The Universe is a stunningly big place.

If you find yourself needing a little perspective today then take 2 minutes to watch the following YouTube video:

Now consider this: Those dots aren’t individual stars. They’re individual galaxies.

This animated flight through the universe was made by Miguel Aragon of Johns Hopkins University with Mark Subbarao of the Adler Planetarium and Alex Szalay of Johns Hopkins. There are close to 400,000 galaxies in the animation, with images of the actual galaxies in these positions (or in some cases their near cousins in type) derived from the Sloan Digital Sky Survey (SDSS) Data Release 7. Vast as this slice of the universe seems, its most distant reach is to redshift 0.1, corresponding to roughly 1.3 billion light years from Earth. SDSS Data Release 9 from the Baryon Oscillation Spectroscopic Survey (BOSS), led by Berkeley Lab scientists, includes spectroscopic data for well over half a million galaxies at redshifts up to 0.8 — roughly 7 billion light years distant — and over a hundred thousand quasars to redshift 3.0 and beyond.

I find this both awe inspiring and a little sad. That’s just a small slice of the universe we know about and it is mind bendingly huge on its own. When you stop to consider the distances between those galaxies it’s hard not to be awed by it.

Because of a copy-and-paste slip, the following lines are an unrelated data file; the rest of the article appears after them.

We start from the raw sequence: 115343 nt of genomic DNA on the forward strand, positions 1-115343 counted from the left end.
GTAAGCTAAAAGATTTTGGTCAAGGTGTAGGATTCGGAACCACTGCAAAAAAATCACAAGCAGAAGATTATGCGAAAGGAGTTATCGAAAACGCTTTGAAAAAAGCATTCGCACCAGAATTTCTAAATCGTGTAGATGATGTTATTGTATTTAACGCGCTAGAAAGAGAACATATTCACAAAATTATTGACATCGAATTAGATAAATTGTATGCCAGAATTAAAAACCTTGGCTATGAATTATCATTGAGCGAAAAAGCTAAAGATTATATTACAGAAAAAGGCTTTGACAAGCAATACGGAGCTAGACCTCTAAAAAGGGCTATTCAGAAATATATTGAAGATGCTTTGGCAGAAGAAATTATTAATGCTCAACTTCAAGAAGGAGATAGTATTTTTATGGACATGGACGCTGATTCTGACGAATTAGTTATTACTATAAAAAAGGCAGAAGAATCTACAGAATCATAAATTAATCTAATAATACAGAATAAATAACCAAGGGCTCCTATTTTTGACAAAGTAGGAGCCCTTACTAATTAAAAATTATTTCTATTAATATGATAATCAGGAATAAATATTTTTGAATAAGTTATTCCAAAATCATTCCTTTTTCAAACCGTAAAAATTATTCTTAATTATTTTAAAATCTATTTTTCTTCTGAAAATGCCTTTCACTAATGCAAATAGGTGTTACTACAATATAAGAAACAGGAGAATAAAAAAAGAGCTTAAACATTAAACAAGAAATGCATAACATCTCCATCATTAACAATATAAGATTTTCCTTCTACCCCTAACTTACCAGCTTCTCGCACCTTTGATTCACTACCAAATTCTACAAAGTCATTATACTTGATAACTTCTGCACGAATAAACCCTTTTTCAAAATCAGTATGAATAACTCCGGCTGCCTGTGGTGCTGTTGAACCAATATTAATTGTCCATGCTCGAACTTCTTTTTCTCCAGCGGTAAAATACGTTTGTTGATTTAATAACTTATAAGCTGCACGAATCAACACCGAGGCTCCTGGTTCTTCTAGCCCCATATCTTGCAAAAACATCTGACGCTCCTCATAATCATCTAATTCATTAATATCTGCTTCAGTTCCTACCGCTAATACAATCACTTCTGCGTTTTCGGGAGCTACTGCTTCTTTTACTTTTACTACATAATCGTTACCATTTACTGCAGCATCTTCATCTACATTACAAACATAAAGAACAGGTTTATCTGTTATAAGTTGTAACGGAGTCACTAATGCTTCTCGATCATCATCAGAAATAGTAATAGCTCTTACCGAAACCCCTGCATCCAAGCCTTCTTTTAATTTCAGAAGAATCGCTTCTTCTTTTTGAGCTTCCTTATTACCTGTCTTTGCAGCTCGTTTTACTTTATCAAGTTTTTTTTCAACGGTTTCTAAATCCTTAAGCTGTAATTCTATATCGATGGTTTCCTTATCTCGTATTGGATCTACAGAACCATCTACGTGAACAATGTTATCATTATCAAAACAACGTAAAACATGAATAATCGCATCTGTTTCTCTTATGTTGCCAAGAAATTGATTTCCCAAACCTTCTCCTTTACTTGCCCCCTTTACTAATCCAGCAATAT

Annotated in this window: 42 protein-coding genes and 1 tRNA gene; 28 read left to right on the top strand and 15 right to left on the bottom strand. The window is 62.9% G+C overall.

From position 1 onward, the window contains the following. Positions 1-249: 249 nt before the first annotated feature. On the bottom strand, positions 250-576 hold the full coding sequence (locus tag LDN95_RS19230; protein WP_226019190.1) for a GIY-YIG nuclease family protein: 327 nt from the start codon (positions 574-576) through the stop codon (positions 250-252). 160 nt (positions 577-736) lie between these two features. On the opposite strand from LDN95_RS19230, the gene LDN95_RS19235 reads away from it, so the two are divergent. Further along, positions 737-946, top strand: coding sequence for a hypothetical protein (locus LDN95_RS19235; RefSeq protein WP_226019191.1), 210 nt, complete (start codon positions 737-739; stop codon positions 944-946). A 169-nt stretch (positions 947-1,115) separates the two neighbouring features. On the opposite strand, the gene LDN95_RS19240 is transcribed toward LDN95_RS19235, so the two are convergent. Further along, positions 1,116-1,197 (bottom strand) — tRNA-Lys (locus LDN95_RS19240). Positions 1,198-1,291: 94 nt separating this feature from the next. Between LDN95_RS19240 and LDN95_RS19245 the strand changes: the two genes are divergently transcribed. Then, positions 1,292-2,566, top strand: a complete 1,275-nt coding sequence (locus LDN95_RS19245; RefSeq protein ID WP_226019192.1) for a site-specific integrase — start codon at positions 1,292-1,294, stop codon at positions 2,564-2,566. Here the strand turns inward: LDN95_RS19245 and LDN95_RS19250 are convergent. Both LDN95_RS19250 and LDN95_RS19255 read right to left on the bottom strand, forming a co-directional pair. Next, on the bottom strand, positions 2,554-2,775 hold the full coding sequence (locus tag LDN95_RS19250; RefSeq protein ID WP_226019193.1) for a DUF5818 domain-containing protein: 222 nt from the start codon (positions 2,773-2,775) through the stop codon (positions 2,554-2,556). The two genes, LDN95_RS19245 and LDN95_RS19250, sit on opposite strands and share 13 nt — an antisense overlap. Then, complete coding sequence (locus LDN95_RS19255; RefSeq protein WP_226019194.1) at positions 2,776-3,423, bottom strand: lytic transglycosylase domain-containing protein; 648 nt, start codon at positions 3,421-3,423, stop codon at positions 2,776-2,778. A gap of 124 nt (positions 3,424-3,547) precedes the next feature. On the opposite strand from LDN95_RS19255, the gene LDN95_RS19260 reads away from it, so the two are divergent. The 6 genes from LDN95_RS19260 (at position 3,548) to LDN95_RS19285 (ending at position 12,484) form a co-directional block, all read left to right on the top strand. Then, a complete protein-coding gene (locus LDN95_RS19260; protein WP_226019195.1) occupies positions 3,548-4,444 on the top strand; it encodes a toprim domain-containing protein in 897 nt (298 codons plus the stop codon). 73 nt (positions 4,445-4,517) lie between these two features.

And that’s also what makes me a little sad. Proxima Centauri is the next closest star to our solar system and it is roughly 4.24 light years away pretty much putting it out of our reach for visiting unless we find some way to bend the laws of physics. The closest known galaxy to ours is the Canis Major Dwarf Galaxy which is roughly 25,000 light years away from the Sun. That’s a difficult number to fathom on its own. When you realize that a light year is 5.87849981 × 1012 miles (roughly 6 trillion miles) it becomes even more so.

Now consider how close everything looked in that video. There’s just tons of places to go and see! Except that you’re looking at literally billions of light years of distance which means we’ll probably never see any of it up close. We’ll be lucky if we ever make it to Proxima Centauri given the distance involved, going to a neighboring galaxy is likely to forever remain a dream of science fiction writers. Not that NASA isn’t still considering the possibility, but the challenges of just getting to our neighbor star are overwhelming.

So much stuff out there and no real chance of seeing it. Guess I’ll have to settle for watching sci-fi movies for the time being.